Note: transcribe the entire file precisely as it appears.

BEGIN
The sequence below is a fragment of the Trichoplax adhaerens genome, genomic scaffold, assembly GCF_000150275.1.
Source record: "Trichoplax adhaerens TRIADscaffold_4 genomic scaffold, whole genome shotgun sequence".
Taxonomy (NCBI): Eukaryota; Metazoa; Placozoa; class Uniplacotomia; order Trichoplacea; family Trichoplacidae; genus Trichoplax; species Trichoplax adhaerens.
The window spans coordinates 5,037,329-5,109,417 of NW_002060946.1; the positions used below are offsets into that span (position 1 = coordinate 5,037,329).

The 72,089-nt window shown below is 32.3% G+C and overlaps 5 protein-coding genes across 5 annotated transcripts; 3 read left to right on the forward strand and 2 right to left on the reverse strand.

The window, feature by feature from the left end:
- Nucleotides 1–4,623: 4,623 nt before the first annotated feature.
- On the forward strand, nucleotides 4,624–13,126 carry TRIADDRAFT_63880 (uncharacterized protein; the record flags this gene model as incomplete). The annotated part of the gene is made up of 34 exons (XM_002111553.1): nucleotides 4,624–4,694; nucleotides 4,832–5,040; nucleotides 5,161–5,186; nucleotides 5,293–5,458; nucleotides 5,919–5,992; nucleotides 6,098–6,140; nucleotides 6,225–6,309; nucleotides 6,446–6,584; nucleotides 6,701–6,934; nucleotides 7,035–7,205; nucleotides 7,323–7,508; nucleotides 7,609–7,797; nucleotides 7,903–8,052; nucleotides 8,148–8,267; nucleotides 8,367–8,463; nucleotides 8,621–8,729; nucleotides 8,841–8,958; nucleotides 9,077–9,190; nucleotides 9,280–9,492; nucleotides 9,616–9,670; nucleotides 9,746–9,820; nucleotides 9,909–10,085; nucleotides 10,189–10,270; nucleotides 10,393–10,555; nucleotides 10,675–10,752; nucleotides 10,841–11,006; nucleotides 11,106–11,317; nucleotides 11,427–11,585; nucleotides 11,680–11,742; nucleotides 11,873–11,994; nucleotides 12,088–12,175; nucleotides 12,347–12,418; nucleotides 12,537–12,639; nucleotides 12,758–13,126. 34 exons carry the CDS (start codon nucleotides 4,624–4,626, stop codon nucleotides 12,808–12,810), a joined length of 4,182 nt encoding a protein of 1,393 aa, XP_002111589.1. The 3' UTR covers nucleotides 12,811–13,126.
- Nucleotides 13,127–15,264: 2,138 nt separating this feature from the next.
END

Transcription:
The sequence below is a fragment of the Trichoplax adhaerens genome, genomic scaffold, assembly GCF_000150275.1.
Source record: "Trichoplax adhaerens TRIADscaffold_4 genomic scaffold, whole genome shotgun sequence".
Taxonomy (NCBI): Eukaryota; Metazoa; Placozoa; class Uniplacotomia; order Trichoplacea; family Trichoplacidae; genus Trichoplax; species Trichoplax adhaerens.
The window spans coordinates 5,037,329-5,109,417 of NW_002060946.1; the positions used below are offsets into that span (position 1 = coordinate 5,037,329).

The 72,089-nt window shown below is 32.3% G+C and overlaps 5 protein-coding genes across 5 annotated transcripts; 3 read left to right on the forward strand and 2 right to left on the reverse strand.

The window, feature by feature from the left end:
- Nucleotides 1–4,623: 4,623 nt before the first annotated feature.
- On the forward strand, nucleotides 4,624–13,126 carry TRIADDRAFT_63880 (uncharacterized protein; the record flags this gene model as incomplete). The annotated part of the gene is made up of 34 exons (XM_002111553.1): nucleotides 4,624–4,694; nucleotides 4,832–5,040; nucleotides 5,161–5,186; nucleotides 5,293–5,458; nucleotides 5,919–5,992; nucleotides 6,098–6,140; nucleotides 6,225–6,309; nucleotides 6,446–6,584; nucleotides 6,701–6,934; nucleotides 7,035–7,205; nucleotides 7,323–7,508; nucleotides 7,609–7,797; nucleotides 7,903–8,052; nucleotides 8,148–8,267; nucleotides 8,367–8,463; nucleotides 8,621–8,729; nucleotides 8,841–8,958; nucleotides 9,077–9,190; nucleotides 9,280–9,492; nucleotides 9,616–9,670; nucleotides 9,746–9,820; nucleotides 9,909–10,085; nucleotides 10,189–10,270; nucleotides 10,393–10,555; nucleotides 10,675–10,752; nucleotides 10,841–11,006; nucleotides 11,106–11,317; nucleotides 11,427–11,585; nucleotides 11,680–11,742; nucleotides 11,873–11,994; nucleotides 12,088–12,175; nucleotides 12,347–12,418; nucleotides 12,537–12,639; nucleotides 12,758–13,126. 34 exons carry the CDS (start codon nucleotides 4,624–4,626, stop codon nucleotides 12,808–12,810), a joined length of 4,182 nt encoding a protein of 1,393 aa, XP_002111589.1. The 3' UTR covers nucleotides 12,811–13,126.
- Nucleotides 13,127–15,264: 2,138 nt separating this feature from the next.